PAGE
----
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An investigation of the representations of users' requirements in the design of interactive systems

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posted on 17.10.2014, 09:46 by K.A. Guevara
The design of interactive computer systems was identified as an important area for investigation due to the increasing evidence of a discrepancy between the intended use of the systems, and the use by users. This led to the hypothesis that the discrepancies between systems and users were attributed to an inadequate representation of users' requirements in the design of the systems. Therefore, the research focused on the design process, and how users' requirements were represented in the process. The research was based on an investigation of two areas of design: the type of design processes that developed in system design, and the representations of users' requirements in design. Studies were based on structured interviews with designers, on observations of design teams engaged in design tasks, and on documentation from design projects. A major component of the research findings concerns the design context. The research has made it possible to see how the variations in design relate to the context in which it takes place. Some of the primary contextual influences include the commercial constraint, the pressure to innovate, and the specialisation in user interface design. Another significant finding relates to the representations of users' requirements in the design process. Two key issues emerge from the findings. First, designers approach design tasks with a technical, system based design model. The application of this model to design tasks is often inappropriate; however, designers lack design schemas appropriate to user related tasks. The second issue is that designers often work with inadequate information on users' requirements. The design process is characterised by limitations of information on users' information in design tasks. The extent to which these limitations are experienced by designers differs according to the design context.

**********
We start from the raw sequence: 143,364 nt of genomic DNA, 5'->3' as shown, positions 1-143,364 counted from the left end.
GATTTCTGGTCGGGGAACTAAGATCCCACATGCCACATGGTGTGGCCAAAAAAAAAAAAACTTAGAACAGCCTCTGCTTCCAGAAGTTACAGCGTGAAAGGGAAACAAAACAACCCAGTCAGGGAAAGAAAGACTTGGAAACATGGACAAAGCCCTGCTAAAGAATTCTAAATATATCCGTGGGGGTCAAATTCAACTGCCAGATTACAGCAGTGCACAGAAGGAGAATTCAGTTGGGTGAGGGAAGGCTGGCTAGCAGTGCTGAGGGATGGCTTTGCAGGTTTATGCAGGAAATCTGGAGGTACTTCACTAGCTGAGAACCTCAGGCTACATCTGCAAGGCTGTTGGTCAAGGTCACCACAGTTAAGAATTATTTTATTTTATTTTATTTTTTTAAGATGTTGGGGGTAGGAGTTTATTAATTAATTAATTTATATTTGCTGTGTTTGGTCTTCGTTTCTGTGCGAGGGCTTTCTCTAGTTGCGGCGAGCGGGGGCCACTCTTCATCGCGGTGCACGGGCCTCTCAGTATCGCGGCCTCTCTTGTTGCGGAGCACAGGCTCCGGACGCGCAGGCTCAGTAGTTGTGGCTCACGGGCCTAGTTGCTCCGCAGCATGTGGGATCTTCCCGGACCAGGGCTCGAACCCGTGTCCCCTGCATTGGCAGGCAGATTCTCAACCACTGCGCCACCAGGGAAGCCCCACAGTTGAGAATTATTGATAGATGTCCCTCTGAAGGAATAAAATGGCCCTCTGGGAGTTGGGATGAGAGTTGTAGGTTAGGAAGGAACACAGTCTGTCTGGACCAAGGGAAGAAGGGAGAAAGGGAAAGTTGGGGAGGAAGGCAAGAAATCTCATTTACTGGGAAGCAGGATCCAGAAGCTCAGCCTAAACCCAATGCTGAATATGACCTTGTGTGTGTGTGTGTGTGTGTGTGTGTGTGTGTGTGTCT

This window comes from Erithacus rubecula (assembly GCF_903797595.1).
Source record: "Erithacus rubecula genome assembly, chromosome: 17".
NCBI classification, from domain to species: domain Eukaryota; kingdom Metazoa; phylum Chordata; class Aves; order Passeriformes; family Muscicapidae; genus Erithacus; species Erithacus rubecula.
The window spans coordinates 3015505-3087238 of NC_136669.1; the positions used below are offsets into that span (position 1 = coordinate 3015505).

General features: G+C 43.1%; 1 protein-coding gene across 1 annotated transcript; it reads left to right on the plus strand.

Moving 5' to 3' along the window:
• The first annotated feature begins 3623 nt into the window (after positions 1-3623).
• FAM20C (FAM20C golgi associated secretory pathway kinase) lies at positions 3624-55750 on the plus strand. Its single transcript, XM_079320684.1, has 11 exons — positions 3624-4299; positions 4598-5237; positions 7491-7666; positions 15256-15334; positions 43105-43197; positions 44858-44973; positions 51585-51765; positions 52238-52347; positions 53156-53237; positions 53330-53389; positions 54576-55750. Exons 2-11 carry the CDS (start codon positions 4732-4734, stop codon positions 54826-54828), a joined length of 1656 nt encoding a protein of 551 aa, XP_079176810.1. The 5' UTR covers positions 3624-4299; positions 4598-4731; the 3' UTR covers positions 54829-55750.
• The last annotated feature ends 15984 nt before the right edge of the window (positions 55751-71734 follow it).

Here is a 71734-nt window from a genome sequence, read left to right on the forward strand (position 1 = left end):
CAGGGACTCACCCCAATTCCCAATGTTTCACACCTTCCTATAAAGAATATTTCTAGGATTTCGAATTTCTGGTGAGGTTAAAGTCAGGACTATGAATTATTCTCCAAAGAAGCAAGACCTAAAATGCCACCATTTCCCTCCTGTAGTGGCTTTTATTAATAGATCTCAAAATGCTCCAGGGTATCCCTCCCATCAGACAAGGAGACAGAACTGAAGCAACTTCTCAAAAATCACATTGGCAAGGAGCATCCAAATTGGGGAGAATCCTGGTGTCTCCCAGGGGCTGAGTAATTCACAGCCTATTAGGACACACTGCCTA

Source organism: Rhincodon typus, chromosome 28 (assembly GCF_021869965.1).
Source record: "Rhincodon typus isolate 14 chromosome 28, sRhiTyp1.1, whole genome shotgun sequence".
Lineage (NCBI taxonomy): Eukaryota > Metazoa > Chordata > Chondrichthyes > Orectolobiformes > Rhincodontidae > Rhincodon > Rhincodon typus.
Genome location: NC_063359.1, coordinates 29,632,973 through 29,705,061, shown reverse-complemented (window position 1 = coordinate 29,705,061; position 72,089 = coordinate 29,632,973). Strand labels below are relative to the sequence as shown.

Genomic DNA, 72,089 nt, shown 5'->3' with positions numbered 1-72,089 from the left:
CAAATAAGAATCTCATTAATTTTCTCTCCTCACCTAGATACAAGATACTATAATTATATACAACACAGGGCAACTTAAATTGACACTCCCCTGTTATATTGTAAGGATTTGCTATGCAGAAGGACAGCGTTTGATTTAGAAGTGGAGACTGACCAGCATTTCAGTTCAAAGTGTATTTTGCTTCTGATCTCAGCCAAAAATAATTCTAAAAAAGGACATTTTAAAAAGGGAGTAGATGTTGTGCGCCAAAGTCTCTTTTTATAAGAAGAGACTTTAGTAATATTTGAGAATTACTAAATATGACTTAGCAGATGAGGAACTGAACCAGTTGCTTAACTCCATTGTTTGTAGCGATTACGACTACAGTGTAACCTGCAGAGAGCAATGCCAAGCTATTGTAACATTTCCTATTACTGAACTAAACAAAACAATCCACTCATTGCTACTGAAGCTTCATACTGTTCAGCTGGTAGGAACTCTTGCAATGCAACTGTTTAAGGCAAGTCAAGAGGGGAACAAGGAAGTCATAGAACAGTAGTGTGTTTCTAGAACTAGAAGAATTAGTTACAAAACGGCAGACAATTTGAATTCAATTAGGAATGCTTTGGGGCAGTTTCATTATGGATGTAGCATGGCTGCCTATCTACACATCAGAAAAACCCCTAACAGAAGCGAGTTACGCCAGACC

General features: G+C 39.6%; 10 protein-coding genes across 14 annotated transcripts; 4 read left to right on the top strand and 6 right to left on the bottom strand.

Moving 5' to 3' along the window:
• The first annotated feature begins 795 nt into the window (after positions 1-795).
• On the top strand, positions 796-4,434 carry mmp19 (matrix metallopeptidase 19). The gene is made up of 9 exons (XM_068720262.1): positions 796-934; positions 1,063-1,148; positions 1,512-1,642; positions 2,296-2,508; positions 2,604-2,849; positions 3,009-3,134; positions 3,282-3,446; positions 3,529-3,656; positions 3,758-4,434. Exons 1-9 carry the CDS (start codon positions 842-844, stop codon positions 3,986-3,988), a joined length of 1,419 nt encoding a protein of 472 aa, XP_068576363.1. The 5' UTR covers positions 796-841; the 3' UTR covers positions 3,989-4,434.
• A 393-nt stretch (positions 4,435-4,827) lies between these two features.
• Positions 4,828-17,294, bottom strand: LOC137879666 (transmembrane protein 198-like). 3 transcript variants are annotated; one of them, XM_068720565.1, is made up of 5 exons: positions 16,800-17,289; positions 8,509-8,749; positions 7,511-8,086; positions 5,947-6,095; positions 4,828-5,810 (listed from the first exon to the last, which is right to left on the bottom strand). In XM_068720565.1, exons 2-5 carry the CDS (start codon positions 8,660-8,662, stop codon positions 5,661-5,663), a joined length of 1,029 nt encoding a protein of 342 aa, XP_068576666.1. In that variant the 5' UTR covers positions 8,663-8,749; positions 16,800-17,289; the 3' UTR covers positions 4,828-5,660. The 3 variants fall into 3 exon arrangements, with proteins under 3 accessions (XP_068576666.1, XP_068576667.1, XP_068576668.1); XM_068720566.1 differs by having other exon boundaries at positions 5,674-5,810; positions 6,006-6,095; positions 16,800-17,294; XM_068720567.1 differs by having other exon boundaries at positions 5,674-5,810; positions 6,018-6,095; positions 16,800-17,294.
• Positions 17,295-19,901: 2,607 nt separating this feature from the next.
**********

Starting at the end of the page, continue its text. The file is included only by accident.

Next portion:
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© K.A. Guevara

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This work is made available according to the conditions of the Creative Commons Attribution-NonCommercial-NoDerivatives 4.0 International (CC BY-NC-ND 4.0) licence. Full details of this licence are available at:

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A Doctoral Thesis. Submitted in partial fulfilment of the requirements for the award of Doctor of Philosophy of Loughborough University.

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